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Ok let's get this straight, I am NOT comparing between flooding and hurricane. So get off that endless train of thought, I am referring to what's below or near below waterlevel in terms of flooding. That's why development near rivers or body of water will need flood walls, leeves, or some sort of protection. I've seen too many developments building in the flood plains and lower areas where flooding and excessive water takes place. St. Louis, Grand Forks, Fargo were near the great Mississippi River and a lot of their areas were in flood plain zone with the early 90s great flood; so by saying that I was just wondering with the park development that's taking place in Cincinnati if they were considering this because I know that the football and baseball stadiums and "The Banks" are in the flood plain or quite near it.
 

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IMO it's just a waste to build a park or recreational area with tax dollars knowing that it may be flooded and have to spend more dollars to clean up every time.
 

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I would guess that most of the park, at least the structures, would be high enough to avoid most flooding. If it's near the height of the Suspension Bridge, that'd be enough to clear the 1937 flood, which was the worst in Cincinnati's history. The part that will be flooded with any regularity is that which is just grass and concrete sloping down to the river. And even when the rest of the park is one day flooded... well, it's only a park.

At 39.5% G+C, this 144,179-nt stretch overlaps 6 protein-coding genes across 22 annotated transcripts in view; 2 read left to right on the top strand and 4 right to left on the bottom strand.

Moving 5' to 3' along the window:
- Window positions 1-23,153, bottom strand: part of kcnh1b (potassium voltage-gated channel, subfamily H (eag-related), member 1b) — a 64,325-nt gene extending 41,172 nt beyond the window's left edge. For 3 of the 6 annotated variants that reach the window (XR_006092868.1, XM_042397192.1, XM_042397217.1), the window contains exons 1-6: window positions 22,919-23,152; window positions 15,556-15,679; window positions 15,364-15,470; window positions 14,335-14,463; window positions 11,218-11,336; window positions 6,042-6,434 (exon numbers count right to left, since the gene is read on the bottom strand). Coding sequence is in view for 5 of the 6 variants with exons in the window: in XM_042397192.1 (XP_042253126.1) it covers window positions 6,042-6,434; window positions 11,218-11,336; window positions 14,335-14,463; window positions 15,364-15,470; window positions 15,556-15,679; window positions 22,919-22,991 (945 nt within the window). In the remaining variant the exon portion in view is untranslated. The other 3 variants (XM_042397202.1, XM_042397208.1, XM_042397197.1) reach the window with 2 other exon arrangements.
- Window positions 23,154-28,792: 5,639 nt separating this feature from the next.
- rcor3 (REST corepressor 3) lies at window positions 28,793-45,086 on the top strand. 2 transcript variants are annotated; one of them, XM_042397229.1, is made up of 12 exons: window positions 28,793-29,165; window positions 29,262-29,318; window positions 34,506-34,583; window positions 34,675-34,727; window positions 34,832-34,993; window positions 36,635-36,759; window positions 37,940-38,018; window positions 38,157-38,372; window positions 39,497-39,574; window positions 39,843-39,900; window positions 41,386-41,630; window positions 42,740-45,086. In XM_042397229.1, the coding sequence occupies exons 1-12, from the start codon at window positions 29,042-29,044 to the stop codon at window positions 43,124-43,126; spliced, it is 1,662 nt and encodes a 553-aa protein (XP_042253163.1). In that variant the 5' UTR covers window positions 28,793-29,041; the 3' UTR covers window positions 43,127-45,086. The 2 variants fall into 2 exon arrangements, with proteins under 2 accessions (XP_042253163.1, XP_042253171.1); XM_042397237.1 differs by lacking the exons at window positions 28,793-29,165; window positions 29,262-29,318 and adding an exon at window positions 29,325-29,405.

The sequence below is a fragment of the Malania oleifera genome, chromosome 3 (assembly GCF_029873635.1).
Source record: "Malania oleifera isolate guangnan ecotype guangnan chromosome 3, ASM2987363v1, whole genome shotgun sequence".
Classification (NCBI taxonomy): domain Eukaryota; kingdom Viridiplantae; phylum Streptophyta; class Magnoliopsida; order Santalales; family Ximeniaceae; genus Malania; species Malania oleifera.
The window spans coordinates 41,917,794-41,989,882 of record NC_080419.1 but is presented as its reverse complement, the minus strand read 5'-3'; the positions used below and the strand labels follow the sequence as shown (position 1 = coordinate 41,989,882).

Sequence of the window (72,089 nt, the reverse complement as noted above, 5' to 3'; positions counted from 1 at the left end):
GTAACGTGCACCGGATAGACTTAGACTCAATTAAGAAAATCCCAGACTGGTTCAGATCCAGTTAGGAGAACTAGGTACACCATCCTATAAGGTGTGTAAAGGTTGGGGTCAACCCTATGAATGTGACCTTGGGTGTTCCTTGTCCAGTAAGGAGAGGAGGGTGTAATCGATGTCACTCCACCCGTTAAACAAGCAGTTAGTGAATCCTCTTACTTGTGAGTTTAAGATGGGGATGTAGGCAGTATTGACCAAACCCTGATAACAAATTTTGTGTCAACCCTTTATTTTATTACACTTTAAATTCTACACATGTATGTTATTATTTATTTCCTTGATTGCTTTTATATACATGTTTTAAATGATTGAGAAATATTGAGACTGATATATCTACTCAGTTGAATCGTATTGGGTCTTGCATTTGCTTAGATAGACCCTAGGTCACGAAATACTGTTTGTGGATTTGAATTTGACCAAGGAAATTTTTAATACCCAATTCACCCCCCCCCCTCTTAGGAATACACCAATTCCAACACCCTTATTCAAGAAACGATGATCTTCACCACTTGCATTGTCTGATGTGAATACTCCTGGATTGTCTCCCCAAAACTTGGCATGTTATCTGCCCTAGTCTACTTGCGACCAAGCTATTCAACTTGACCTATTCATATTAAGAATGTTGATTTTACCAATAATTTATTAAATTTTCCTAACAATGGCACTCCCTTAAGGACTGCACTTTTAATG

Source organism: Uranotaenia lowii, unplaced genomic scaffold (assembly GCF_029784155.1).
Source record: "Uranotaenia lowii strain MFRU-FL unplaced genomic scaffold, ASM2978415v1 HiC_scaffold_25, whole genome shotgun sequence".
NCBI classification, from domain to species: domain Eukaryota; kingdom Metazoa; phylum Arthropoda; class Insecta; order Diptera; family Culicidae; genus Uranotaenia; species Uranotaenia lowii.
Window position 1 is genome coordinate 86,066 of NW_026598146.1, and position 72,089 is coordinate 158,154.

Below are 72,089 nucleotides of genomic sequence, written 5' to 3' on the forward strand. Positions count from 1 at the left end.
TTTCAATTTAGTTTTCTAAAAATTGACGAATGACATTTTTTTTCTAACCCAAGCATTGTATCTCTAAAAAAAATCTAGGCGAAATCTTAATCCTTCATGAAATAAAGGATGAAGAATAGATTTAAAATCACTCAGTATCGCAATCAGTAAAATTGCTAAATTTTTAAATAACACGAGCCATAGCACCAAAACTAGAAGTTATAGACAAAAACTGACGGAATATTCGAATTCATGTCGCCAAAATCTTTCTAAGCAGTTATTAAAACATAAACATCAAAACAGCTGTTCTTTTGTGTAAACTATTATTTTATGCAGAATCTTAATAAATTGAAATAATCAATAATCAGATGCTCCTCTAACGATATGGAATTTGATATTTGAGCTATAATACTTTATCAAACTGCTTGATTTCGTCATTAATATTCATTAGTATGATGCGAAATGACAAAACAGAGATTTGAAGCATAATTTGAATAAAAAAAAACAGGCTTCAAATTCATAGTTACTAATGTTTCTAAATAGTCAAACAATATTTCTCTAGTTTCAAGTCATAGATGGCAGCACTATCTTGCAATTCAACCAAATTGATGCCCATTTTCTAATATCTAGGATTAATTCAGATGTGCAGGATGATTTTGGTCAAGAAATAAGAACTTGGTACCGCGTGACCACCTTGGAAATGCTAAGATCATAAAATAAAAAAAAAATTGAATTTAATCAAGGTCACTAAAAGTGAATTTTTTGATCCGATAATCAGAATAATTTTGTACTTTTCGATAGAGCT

In all it's probably worth the risk.
 

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Yes there are two sections to the park.....the lower one (closer to the river) is a Riverwalk and some open lawn area. This is by far the smaller of the two sections that I am speaking of. The second section will be raised out of the floodplain to the same level as the rest of the Banks development. This is the area that will contain structures and the vast majority of the items that you would want to keep from getting flooded.


BTW, Bonjourtoledo, this is a park....not an entire city sitting in a floodplain. Not to mention New Orleans isnt just in a flood plain...ITS BELOW SEALEVEL!!! It is an absolutely terrible comparison to make.
 

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Eh

I gotta be honest. I'm not a huge fan of this 70 million dollar park that creates zero revenue for the city of cincinnati. I believe what we need are Cincinnati based restaurants, condominiums, themes, etc in between the stadiums first. We have to concentrate on keeping people downtown after work and bringing them downtown on weekends. Why should we believe that a simple park on prime space is going to bring suburban people downtown? There are enough parks in the suburbs and downtown. Why not create our own "wrigleyville" or "Fenway Park" atmosphere in between the stadiums, but with skylines and other Cincinnati based themes. We need to create some revenue and keep people downtown. A huge park on the river just sounds like a waste of space to me. Newport and Covington are getting smart about building restaurants and bars and condominiums on the river. Its time we start getting some revenue by doing the same
 

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I'm with most of you- who cares if a park is in a flood plain and gets under a little water twice a century? It doesn't cost a lot to repair a flooded park... just means you get to turn off the sprinklers for a while...